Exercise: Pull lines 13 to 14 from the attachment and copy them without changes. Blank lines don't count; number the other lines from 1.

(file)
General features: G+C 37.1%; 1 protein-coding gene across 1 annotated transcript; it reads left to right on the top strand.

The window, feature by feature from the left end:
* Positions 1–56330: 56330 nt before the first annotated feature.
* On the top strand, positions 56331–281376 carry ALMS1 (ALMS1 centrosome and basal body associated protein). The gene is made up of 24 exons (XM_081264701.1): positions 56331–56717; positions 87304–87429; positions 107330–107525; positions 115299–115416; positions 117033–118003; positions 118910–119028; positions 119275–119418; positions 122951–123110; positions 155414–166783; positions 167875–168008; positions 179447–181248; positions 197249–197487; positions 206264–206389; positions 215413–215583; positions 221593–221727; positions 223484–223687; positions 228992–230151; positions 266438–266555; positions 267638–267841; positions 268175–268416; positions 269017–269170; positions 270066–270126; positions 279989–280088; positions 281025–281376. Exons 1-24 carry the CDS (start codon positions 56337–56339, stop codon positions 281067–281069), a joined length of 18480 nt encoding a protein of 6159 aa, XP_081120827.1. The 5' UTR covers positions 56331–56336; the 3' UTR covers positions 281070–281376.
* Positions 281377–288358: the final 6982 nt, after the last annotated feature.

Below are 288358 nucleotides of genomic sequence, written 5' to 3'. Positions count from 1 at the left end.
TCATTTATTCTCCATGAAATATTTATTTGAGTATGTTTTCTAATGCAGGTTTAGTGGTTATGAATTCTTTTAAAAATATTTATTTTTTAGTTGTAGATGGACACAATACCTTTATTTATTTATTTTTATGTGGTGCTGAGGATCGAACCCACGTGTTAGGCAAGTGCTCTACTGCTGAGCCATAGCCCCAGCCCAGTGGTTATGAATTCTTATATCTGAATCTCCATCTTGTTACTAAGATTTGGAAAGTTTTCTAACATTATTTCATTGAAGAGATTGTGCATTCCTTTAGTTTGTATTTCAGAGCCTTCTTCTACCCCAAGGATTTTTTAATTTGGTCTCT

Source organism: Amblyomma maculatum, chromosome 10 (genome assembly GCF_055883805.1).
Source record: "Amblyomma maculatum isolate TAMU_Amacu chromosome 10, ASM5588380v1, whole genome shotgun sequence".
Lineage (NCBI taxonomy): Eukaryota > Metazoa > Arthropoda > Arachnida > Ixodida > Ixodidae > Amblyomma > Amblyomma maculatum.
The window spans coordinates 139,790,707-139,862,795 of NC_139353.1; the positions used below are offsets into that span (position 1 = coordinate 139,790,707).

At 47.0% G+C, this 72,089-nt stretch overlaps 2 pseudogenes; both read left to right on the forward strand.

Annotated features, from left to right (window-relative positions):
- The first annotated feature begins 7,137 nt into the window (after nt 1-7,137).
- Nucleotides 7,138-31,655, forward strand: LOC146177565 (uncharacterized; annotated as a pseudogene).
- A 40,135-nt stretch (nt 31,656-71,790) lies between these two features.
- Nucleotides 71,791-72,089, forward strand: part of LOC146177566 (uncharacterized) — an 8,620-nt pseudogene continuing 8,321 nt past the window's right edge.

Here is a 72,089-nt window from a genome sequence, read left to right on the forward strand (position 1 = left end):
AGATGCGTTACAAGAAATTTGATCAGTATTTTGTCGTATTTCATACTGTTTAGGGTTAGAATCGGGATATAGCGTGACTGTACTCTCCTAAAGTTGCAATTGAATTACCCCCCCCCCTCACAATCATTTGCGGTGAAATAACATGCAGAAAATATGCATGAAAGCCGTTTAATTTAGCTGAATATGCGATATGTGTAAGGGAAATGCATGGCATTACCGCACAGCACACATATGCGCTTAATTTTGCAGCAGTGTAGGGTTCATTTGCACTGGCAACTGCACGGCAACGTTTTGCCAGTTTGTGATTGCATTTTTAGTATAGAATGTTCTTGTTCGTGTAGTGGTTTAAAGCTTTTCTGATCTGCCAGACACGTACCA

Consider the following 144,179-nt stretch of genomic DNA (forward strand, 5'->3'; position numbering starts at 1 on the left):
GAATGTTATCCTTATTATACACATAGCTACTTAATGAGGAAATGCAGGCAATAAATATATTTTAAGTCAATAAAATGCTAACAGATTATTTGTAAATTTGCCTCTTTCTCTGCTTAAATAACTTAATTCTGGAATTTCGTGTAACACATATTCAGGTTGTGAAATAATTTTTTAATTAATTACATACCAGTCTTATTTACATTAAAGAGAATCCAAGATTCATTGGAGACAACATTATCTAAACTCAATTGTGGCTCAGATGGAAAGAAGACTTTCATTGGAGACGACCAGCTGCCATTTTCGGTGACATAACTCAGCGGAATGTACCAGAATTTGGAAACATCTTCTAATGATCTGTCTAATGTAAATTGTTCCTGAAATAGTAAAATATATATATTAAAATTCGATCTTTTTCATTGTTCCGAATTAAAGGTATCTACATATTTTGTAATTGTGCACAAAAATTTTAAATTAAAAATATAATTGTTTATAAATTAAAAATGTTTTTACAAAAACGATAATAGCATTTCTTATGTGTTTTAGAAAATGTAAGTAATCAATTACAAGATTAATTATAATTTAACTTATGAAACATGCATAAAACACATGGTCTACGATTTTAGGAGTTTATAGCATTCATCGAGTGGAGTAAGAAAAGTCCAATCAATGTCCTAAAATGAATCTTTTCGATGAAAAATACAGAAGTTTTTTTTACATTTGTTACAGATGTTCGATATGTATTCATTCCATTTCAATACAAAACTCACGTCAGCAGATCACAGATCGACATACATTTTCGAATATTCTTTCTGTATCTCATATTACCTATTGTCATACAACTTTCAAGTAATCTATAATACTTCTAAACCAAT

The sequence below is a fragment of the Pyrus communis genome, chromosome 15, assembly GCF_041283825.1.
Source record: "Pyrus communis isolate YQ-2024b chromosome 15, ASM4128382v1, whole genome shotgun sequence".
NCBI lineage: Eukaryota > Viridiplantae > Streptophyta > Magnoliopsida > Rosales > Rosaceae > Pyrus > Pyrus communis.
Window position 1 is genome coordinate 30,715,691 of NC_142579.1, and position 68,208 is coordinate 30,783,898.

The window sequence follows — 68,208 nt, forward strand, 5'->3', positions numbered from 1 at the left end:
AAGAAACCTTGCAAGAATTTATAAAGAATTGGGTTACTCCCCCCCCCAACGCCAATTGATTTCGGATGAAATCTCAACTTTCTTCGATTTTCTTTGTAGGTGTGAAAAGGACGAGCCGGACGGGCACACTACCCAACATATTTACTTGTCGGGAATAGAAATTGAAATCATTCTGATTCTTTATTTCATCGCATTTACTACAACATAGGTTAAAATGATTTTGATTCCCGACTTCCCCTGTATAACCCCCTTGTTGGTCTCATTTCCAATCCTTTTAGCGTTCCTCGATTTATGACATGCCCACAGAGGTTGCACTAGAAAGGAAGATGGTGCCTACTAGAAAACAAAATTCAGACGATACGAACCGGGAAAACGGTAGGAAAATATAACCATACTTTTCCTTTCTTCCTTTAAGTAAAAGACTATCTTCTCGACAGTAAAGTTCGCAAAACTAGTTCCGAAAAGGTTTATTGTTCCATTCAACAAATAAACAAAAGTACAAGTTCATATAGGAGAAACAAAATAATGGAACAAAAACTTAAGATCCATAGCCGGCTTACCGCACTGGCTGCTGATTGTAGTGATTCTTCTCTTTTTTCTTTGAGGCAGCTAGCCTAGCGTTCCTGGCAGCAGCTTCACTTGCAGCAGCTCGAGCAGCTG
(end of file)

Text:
Annotated features, from left to right (window-relative positions):
- The first annotated feature begins 7,137 nt into the window (after nt 1-7,137).